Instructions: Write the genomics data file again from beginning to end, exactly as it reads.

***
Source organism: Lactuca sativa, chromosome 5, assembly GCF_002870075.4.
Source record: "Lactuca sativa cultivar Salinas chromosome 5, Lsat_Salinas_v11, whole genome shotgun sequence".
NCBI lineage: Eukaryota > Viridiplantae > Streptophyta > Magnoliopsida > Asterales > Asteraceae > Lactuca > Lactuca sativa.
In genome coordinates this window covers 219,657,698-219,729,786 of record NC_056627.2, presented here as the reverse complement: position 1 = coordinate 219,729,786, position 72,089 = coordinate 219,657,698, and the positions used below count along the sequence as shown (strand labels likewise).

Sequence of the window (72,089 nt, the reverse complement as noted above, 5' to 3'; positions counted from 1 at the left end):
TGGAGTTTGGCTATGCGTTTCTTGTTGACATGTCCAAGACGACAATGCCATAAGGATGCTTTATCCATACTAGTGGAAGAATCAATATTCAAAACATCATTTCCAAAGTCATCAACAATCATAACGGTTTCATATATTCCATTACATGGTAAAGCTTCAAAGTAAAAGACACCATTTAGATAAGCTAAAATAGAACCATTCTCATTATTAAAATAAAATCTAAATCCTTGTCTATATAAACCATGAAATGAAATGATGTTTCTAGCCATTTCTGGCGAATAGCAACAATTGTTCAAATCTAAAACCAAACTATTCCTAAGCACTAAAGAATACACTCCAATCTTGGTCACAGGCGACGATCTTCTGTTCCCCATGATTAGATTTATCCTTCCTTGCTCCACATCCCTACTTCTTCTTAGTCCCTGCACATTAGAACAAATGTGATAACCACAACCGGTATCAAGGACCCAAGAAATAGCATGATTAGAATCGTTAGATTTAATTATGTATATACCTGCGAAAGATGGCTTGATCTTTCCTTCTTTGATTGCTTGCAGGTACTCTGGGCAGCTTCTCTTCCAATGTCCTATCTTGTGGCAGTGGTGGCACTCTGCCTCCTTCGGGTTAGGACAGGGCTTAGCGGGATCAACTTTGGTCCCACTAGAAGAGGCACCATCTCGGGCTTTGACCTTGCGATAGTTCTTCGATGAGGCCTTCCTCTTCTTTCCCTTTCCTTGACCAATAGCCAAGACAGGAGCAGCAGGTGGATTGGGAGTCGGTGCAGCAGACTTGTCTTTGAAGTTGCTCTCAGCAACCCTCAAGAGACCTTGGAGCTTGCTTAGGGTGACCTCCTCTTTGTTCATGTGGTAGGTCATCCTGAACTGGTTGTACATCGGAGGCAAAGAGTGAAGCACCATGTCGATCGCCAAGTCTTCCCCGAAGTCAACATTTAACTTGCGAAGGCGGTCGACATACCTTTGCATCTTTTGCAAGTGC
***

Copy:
Source organism: Lactuca sativa, chromosome 5, assembly GCF_002870075.4.
Source record: "Lactuca sativa cultivar Salinas chromosome 5, Lsat_Salinas_v11, whole genome shotgun sequence".
NCBI lineage: Eukaryota > Viridiplantae > Streptophyta > Magnoliopsida > Asterales > Asteraceae > Lactuca > Lactuca sativa.
In genome coordinates this window covers 219,657,698-219,729,786 of record NC_056627.2, presented here as the reverse complement: position 1 = coordinate 219,729,786, position 72,089 = coordinate 219,657,698, and the positions used below count along the sequence as shown (strand labels likewise).

Sequence of the window (72,089 nt, the reverse complement as noted above, 5' to 3'; positions counted from 1 at the left end):
TGGAGTTTGGCTATGCGTTTCTTGTTGACATGTCCAAGACGACAATGCCATAAGGATGCTTTATCCATACTAGTGGAAGAATCAATATTCAAAACATCATTTCCAAAGTCATCAACAATCATAACGGTTTCATATATTCCATTACATGGTAAAGCTTCAAAGTAAAAGACACCATTTAGATAAGCTAAAATAGAACCATTCTCATTATTAAAATAAAATCTAAATCCTTGTCTATATAAACCATGAAATGAAATGATGTTTCTAGCCATTTCTGGCGAATAGCAACAATTGTTCAAATCTAAAACCAAACTATTCCTAAGCACTAAAGAATACACTCCAATCTTGGTCACAGGCGACGATCTTCTGTTCCCCATGATTAGATTTATCCTTCCTTGCTCCACATCCCTACTTCTTCTTAGTCCCTGCACATTAGAACAAATGTGATAACCACAACCGGTATCAAGGACCCAAGAAATAGCATGATTAGAATCGTTAGATTTAATTATGTATATACCTGCGAAAGATGGCTTGATCTTTCCTTCTTTGATTGCTTGCAGGTACTCTGGGCAGCTTCTCTTCCAATGTCCTATCTTGTGGCAGTGGTGGCACTCTGCCTCCTTCGGGTTAGGACAGGGCTTAGCGGGATCAACTTTGGTCCCACTAGAAGAGGCACCATCTCGGGCTTTGACCTTGCGATAGTTCTTCGATGAGGCCTTCCTCTTCTTTCCCTTTCCTTGACCAATAGCCAAGACAGGAGCAGCAGGTGGATTGGGAGTCGGTGCAGCAGACTTGTCTTTGAAGTTGCTCTCAGCAACCCTCAAGAGACCTTGGAGCTTGCTTAGGGTGACCTCCTCTTTGTTCATGTGGTAGGTCATCCTGAACTGGTTGTACATCGGAGGCAAAGAGTGAAGCACCATGTCGATCGCCAAGTCTTCCCCGAAGTCAACATTTAACTTGCGAAGGCGGTCGACATACCTTTGCATCTTTTGCAAGTGC